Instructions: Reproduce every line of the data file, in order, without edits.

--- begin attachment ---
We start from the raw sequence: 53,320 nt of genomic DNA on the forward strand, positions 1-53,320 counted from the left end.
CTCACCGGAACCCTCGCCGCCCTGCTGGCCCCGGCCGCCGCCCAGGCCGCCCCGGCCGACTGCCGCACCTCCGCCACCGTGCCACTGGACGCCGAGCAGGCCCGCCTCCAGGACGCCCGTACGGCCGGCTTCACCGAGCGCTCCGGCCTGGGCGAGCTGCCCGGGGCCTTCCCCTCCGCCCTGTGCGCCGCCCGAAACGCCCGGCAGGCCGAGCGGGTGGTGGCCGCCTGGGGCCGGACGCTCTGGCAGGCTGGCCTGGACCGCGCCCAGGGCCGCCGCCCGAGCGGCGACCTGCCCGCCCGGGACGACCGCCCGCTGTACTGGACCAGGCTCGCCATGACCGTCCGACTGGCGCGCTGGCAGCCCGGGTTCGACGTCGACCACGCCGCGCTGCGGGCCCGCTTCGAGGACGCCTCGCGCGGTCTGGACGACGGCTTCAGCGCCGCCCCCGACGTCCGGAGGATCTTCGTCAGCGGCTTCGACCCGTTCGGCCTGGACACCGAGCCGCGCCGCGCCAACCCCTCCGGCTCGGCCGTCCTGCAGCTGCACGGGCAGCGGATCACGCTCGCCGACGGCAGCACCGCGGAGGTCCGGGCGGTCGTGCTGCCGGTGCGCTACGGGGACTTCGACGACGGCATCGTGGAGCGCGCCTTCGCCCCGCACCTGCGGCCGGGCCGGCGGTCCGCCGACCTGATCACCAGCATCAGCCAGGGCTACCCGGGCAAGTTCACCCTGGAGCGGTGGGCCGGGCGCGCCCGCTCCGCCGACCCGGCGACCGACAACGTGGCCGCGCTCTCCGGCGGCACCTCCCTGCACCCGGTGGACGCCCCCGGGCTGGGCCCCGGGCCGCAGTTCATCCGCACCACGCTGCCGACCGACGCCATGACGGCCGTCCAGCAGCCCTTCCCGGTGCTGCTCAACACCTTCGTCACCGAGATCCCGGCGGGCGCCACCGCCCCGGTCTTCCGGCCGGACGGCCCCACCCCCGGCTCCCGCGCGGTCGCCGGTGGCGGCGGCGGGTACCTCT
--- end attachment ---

We start from the raw sequence: 53,320 nt of genomic DNA on the forward strand, positions 1-53,320 counted from the left end.
CTCACCGGAACCCTCGCCGCCCTGCTGGCCCCGGCCGCCGCCCAGGCCGCCCCGGCCGACTGCCGCACCTCCGCCACCGTGCCACTGGACGCCGAGCAGGCCCGCCTCCAGGACGCCCGTACGGCCGGCTTCACCGAGCGCTCCGGCCTGGGCGAGCTGCCCGGGGCCTTCCCCTCCGCCCTGTGCGCCGCCCGAAACGCCCGGCAGGCCGAGCGGGTGGTGGCCGCCTGGGGCCGGACGCTCTGGCAGGCTGGCCTGGACCGCGCCCAGGGCCGCCGCCCGAGCGGCGACCTGCCCGCCCGGGACGACCGCCCGCTGTACTGGACCAGGCTCGCCATGACCGTCCGACTGGCGCGCTGGCAGCCCGGGTTCGACGTCGACCACGCCGCGCTGCGGGCCCGCTTCGAGGACGCCTCGCGCGGTCTGGACGACGGCTTCAGCGCCGCCCCCGACGTCCGGAGGATCTTCGTCAGCGGCTTCGACCCGTTCGGCCTGGACACCGAGCCGCGCCGCGCCAACCCCTCCGGCTCGGCCGTCCTGCAGCTGCACGGGCAGCGGATCACGCTCGCCGACGGCAGCACCGCGGAGGTCCGGGCGGTCGTGCTGCCGGTGCGCTACGGGGACTTCGACGACGGCATCGTGGAGCGCGCCTTCGCCCCGCACCTGCGGCCGGGCCGGCGGTCCGCCGACCTGATCACCAGCATCAGCCAGGGCTACCCGGGCAAGTTCACCCTGGAGCGGTGGGCCGGGCGCGCCCGCTCCGCCGACCCGGCGACCGACAACGTGGCCGCGCTCTCCGGCGGCACCTCCCTGCACCCGGTGGACGCCCCCGGGCTGGGCCCCGGGCCGCAGTTCATCCGCACCACGCTGCCGACCGACGCCATGACGGCCGTCCAGCAGCCCTTCCCGGTGCTGCTCAACACCTTCGTCACCGAGATCCCGGCGGGCGCCACCGCCCCGGTCTTCCGGCCGGACGGCCCCACCCCCGGCTCCCGCGCGGTCGCCGGTGGCGGCGGCGGGTACCTCT